Following meetings to discuss the instability of digital currency markets and their illicit use of crimes such as money laundering, officials in South Korea have stated that there would be “no illegal cryptocurrency activity in the nation.”
According to the Korea Herald, the South Korean government is planning to tighten regulations on digital currencies in order to make it easier to spot illicit digital currency transfers.
In March, the authorities announced new penalties for digital currency violations, including a more stringent requirement for exchanges to report suspicious transactions. A new digital currency levy is also in the works, with an implementation date set for later this year.
According to Gu Yoon-Cheol, director of the Office for Government Policy Coordination, digital currency assets have “no intrinsic value” and should be viewed with caution.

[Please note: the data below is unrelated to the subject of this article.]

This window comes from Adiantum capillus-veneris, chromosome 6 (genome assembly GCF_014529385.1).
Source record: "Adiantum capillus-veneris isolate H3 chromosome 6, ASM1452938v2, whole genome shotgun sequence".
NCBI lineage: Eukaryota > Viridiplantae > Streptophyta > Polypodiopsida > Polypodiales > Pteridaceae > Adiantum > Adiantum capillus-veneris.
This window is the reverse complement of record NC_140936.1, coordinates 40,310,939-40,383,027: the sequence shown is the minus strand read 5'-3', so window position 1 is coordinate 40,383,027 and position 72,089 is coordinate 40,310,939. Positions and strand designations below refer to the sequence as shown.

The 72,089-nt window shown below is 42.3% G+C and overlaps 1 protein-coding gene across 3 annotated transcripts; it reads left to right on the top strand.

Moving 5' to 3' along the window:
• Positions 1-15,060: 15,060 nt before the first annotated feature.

“Individuals should make careful decisions related to cryptocurrencies as crypto assets, which have no intrinsic value, are means of speculation rather than investment.”
As part of the current requirements, digital currency companies must report all irregular transactions to the Korean Financial Intelligence Unit within three days. The Korean Financial Intelligence Unit will investigate reported transactions in collaboration with the police and tax authorities.
South Korea’s changing regulatory environment has proven to be no barrier to the digital currency market’s growth, which continues to grow in the region.
Digital currency trade rates in Korea surpassed overall trading volumes on the country’s leading KOSPI stock exchange in March 2021.